A scientific think-tank in the Silicon Valley, funded by Google, run by thought-leaders in the fields of artificial intelligence, nanotechnology, biotechnology, robotics and computing - may be man's answer to Ponce de León 's Fountain of Youth.
Singularity University is an ivory tower of learning that is working on altering man's evolution where human being and machines will meld effortlessly to form new life forms that will transcend illness and even death.
Rayond KurzweilIn a NY Times report, Ashlee Vance interviewed Raymond Kurzweil, one of Singularity's inventors who boasts that he will not only be able to live for hundreds of years, but he will also be able to resurrect the dead, including his own father. “That is what it means to be human — to extend who we are,” notes Kurzweil.
On the flip-side, the naysayers see Singularity as a modern-day version of "Frankenstein" where man is playing at being "God," where technologists fear a world dominated by artificial intelligence that will eventually rule over man.
Others believe Singularity will grow a society of "Haves" and "Have-Nots" -those that can afford this new technology and live forever, and those that have to abide by the 'old school' route of living and dying.
This summer, Kurzeil will begin a cross-country multimedia road show that will promote his documentaries, "Transcendent Man,' and "The Singularity Is Near." The latter is a fictional tale of a virtual being Kurzweil builds that eventually becomes human.
Transcendent Man is Kurzweil's vision of a future in which we will merge with our machines, can live forever, and are billions of times more intelligent - all within the next thirty years. This video shows both sides of the debate, where William Shatner who "doesn't want to die" is in polar opposition to groups that believe Kurzweil is some kind of mad scientist.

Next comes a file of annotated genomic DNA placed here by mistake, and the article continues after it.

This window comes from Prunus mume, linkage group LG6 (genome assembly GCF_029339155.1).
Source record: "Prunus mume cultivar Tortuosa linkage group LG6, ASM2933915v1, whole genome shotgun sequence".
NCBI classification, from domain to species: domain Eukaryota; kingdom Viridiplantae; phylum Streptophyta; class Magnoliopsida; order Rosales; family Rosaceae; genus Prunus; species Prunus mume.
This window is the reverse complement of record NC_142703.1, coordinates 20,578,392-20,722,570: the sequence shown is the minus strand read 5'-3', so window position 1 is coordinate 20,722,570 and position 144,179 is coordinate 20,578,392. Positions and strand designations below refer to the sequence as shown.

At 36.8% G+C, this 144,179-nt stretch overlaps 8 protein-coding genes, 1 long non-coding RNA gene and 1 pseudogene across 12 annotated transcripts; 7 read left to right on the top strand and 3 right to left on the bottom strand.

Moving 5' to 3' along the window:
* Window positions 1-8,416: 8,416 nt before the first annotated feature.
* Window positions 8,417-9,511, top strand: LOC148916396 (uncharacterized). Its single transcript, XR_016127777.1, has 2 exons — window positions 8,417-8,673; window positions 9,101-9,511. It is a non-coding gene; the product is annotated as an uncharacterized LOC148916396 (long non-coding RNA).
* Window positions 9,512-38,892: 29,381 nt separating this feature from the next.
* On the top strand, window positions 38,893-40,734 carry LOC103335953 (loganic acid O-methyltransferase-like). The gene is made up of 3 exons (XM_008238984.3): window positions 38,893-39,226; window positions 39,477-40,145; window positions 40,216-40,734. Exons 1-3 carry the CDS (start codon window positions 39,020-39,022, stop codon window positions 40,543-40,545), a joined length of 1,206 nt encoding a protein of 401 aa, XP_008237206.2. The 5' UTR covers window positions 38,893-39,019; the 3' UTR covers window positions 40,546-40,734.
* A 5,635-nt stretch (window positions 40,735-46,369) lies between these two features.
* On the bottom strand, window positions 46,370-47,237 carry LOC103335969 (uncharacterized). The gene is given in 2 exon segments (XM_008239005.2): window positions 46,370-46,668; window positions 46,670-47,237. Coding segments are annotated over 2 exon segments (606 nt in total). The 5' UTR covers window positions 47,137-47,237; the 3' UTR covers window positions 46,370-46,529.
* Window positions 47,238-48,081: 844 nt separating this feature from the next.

This past week, Sergey Brin, the co-founder of Google became part-man, part-machine in a Singularity Sergey Brinpresentation to about 40 people gathered at a NASA campus in the Silicon Valley.
While the flesh-and-blood version of Brin sat miles away at a computer lab, he controlled a "BrinBot" gizmo that consisted of a printer-sized base with wheels attached to a boxy, head-height screen glowing with an image of Brin's face. The bot took instructions from Brin and moved around the audience engaging in conversations about Google and various other topics.
Larry Page & Sergey BrinGoogle has not only embraced Singularity's philosophical and scientific beliefs, it has donated more than a $250K and good number of Googlers have attended the 10 week 'graduate' course offered at the University. Brin and Larry Page his co-founder believe that technology may be the only way to solve the world's ills, while also allowing people to seize control of man's evolutionary process.
So, as ubiquitous as Google is in so many aspects of our lives, it appears their more far-reaching goal is not only to search for our keywords but to actually search for our extended existence on this planet. BrinBots might sound like a crazed fad developed by a billionaire Internet industrialist (with too much time on his hands), but one should never discount how effective the Google braintrust is at pushing boundaries (with the possible exception of international diplomacy). If Google was able to seize control of the Internet in a little over a decade, can you imagine what they will be able to accomplish in the next ten years?